|Extract from William Rowland's Obituary|
Well, can you imagine my surprise when I recently came across a court record dating to either 1832 or 1833, in which William's mother and grandmother are both mentioned. In that record, William's mother (Jemima) was living with her mother-in-law (who was Mary Rowland) at the Red Lion. Here is the exact text:
R. v Thomas Page [aged 20], Marsworth, Stealing 4½ crowns belonging to Robert Russell, on 8 Dec. Witnesses: Robert Russell, keeps beer house at Marsworth, and a wharf Joseph Rowland, constable of Marsworth. Jemima Rowland, lives with mother-in-law at Marsworth (Red Lion). Guilty - 4 months hard labour.
Source: From the County of Buckinghamshire Quarter Sessions "Epiphany Sessions 1832 [no ref. or date]" [http://www.nationalarchives.gov.uk/a2a/records.aspx?cat=008-qs_2-1&cid=1-3-9-3-4#1-3-9-3-4] (accessed 01-Jan-2013).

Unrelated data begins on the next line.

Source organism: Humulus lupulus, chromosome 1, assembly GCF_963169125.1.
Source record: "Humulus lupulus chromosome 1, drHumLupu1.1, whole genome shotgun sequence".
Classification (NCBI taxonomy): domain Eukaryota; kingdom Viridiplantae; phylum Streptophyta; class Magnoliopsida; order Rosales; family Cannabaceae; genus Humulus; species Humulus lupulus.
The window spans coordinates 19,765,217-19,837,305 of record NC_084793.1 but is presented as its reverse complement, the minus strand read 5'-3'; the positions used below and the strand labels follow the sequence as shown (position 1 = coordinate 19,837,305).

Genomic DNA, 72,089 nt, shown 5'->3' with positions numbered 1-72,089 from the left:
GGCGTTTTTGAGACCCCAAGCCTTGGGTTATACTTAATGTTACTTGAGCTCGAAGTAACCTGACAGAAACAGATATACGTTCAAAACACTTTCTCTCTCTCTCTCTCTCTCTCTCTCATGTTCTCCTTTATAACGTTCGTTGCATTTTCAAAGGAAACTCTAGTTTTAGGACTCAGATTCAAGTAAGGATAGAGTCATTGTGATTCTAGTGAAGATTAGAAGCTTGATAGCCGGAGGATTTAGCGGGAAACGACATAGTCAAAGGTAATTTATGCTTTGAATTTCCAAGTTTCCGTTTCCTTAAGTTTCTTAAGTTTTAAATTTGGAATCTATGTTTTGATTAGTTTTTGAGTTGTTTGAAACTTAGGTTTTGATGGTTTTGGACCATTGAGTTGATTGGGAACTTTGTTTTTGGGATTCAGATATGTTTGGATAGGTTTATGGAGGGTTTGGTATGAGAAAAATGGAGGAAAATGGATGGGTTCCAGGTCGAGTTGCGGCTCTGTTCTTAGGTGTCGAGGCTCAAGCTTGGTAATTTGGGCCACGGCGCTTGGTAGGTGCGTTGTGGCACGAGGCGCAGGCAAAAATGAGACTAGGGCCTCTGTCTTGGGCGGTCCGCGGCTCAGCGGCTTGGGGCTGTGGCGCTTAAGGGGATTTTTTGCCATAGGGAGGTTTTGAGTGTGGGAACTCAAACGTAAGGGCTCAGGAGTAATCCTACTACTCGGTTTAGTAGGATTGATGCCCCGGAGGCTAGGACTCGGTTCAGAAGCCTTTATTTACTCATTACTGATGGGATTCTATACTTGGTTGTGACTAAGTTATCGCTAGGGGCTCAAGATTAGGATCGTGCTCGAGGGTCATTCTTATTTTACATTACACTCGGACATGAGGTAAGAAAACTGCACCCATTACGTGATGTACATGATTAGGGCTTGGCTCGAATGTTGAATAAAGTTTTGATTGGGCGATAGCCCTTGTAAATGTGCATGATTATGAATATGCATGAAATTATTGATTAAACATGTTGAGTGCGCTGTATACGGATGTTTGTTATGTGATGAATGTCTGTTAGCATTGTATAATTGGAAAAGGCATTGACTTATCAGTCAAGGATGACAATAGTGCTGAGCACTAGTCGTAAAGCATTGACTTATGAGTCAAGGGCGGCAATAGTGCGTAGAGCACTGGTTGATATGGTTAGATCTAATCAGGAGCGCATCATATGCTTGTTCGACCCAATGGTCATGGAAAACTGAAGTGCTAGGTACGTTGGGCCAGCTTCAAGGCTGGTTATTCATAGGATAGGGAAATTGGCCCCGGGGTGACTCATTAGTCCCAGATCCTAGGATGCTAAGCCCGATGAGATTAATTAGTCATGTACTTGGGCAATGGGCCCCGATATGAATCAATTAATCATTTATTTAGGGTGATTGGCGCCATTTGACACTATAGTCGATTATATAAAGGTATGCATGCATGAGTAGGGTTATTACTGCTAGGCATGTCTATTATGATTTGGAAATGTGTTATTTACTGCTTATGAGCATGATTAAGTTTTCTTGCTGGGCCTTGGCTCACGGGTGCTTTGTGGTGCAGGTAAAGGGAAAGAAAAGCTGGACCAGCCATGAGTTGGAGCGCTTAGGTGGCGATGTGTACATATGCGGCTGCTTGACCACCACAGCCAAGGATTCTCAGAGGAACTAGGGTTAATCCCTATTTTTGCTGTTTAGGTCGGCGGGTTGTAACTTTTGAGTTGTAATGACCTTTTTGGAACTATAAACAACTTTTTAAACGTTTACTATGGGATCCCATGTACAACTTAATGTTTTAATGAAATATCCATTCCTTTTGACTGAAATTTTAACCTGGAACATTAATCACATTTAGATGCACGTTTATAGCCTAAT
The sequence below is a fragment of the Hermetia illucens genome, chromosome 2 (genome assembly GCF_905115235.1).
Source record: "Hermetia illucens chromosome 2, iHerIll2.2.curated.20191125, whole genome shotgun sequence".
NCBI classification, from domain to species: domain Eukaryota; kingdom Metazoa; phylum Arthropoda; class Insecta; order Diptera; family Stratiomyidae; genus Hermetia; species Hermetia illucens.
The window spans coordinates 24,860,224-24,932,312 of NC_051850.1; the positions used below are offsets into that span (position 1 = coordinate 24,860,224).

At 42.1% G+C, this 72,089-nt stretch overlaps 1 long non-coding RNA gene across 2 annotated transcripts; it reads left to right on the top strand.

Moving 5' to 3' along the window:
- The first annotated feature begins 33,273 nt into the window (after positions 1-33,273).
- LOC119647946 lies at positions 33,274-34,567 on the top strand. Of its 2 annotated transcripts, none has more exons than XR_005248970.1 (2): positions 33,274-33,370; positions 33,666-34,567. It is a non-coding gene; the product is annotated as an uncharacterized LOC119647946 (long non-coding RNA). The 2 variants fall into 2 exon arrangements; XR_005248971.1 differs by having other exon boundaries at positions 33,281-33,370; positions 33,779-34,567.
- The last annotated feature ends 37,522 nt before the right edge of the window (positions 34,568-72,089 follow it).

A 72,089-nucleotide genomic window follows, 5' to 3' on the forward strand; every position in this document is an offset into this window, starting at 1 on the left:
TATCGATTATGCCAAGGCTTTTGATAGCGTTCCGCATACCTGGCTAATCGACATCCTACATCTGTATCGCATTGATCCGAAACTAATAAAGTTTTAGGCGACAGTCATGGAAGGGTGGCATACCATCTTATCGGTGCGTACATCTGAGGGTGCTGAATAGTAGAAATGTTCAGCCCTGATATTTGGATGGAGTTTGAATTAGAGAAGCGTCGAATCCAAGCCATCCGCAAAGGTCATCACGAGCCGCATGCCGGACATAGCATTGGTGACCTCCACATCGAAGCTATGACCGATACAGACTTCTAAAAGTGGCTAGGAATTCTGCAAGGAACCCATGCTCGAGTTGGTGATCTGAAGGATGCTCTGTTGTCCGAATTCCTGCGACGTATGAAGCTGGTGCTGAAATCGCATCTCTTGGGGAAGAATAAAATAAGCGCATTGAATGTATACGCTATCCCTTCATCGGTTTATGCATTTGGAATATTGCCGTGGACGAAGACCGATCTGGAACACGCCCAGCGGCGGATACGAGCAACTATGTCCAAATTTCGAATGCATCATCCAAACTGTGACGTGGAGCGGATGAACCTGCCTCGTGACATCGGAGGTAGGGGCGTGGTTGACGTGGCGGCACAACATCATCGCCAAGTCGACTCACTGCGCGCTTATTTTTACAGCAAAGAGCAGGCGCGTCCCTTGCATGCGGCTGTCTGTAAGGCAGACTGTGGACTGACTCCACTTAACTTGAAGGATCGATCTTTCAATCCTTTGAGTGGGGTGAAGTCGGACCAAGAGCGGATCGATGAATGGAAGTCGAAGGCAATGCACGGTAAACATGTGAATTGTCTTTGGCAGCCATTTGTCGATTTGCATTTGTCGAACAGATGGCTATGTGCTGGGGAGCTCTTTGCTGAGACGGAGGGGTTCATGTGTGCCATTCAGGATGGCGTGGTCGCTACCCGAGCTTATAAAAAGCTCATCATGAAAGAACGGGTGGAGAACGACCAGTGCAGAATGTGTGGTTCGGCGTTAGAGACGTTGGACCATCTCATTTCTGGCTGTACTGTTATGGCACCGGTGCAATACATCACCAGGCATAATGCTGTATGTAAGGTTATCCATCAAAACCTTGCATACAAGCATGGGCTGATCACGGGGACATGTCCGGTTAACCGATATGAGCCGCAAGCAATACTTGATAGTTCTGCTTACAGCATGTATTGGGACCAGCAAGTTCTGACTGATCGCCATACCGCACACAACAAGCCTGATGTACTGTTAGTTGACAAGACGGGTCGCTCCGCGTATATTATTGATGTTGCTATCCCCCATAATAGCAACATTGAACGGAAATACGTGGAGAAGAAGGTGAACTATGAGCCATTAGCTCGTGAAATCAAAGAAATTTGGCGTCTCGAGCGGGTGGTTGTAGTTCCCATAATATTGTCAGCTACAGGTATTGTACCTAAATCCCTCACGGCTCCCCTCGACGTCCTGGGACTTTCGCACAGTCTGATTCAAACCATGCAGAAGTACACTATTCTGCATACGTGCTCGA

Folks, if William's mother Jemima was living at the Red Lion with her mother-in-law Mary, then surely her husband (William senior) and her children (including my migrant ancestor William) would have been with her too. Mary, by the way, was a widow in 1832 - her husband John Rowland had died in April 1820 and his occupation (according to his will) was 'victualler' (i.e. the operator or owner of a public house or similar licensed establishment) at Marsworth.
This court record gives me a good degree of confidence in believing that William Rowland (junior) not only lived his very early years at the Red Lion, he was actually born at the Red Lion (born 9 November 1828). Hey ... perhaps a little bit of a stretch but I'm willing to go with this and confidently say that my son and I also saw and went inside both the house in which William Rowland was born and the church in which he was baptised (All Saints, Marsworth).